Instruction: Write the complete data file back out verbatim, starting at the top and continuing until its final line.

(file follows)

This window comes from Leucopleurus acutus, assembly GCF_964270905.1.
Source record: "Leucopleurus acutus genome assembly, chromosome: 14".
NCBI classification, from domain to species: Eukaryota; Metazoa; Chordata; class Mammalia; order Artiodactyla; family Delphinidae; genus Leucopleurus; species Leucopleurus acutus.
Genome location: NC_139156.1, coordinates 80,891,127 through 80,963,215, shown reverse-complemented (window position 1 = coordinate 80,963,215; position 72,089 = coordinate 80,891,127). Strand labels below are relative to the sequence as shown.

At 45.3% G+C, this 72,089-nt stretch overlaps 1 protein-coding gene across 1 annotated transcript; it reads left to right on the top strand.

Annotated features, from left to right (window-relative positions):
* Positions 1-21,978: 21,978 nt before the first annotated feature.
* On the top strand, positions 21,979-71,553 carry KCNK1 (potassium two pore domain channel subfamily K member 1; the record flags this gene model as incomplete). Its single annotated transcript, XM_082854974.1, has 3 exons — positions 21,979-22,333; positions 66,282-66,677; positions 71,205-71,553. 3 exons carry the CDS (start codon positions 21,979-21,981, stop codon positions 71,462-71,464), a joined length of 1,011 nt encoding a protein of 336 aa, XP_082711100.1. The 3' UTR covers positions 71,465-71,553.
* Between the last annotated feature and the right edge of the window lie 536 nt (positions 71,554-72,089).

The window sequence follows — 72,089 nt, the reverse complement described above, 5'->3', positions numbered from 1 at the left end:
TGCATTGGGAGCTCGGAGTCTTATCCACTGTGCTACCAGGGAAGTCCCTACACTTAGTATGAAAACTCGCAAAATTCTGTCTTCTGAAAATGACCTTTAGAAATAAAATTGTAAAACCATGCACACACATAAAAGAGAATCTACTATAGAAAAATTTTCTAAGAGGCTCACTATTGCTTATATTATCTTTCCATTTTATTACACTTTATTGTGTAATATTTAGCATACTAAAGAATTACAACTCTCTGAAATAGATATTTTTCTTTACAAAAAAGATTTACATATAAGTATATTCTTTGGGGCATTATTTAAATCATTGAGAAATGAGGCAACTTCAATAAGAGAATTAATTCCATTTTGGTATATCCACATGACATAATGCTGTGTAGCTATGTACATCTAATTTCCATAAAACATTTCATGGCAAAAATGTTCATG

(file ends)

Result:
This window comes from Leucopleurus acutus, assembly GCF_964270905.1.
Source record: "Leucopleurus acutus genome assembly, chromosome: 14".
NCBI classification, from domain to species: Eukaryota; Metazoa; Chordata; class Mammalia; order Artiodactyla; family Delphinidae; genus Leucopleurus; species Leucopleurus acutus.
Genome location: NC_139156.1, coordinates 80,891,127 through 80,963,215, shown reverse-complemented (window position 1 = coordinate 80,963,215; position 72,089 = coordinate 80,891,127). Strand labels below are relative to the sequence as shown.

At 45.3% G+C, this 72,089-nt stretch overlaps 1 protein-coding gene across 1 annotated transcript; it reads left to right on the top strand.

Annotated features, from left to right (window-relative positions):
* Positions 1-21,978: 21,978 nt before the first annotated feature.
* On the top strand, positions 21,979-71,553 carry KCNK1 (potassium two pore domain channel subfamily K member 1; the record flags this gene model as incomplete). Its single annotated transcript, XM_082854974.1, has 3 exons — positions 21,979-22,333; positions 66,282-66,677; positions 71,205-71,553. 3 exons carry the CDS (start codon positions 21,979-21,981, stop codon positions 71,462-71,464), a joined length of 1,011 nt encoding a protein of 336 aa, XP_082711100.1. The 3' UTR covers positions 71,465-71,553.
* Between the last annotated feature and the right edge of the window lie 536 nt (positions 71,554-72,089).

The window sequence follows — 72,089 nt, the reverse complement described above, 5'->3', positions numbered from 1 at the left end:
TGCATTGGGAGCTCGGAGTCTTATCCACTGTGCTACCAGGGAAGTCCCTACACTTAGTATGAAAACTCGCAAAATTCTGTCTTCTGAAAATGACCTTTAGAAATAAAATTGTAAAACCATGCACACACATAAAAGAGAATCTACTATAGAAAAATTTTCTAAGAGGCTCACTATTGCTTATATTATCTTTCCATTTTATTACACTTTATTGTGTAATATTTAGCATACTAAAGAATTACAACTCTCTGAAATAGATATTTTTCTTTACAAAAAAGATTTACATATAAGTATATTCTTTGGGGCATTATTTAAATCATTGAGAAATGAGGCAACTTCAATAAGAGAATTAATTCCATTTTGGTATATCCACATGACATAATGCTGTGTAGCTATGTACATCTAATTTCCATAAAACATTTCATGGCAAAAATGTTCATG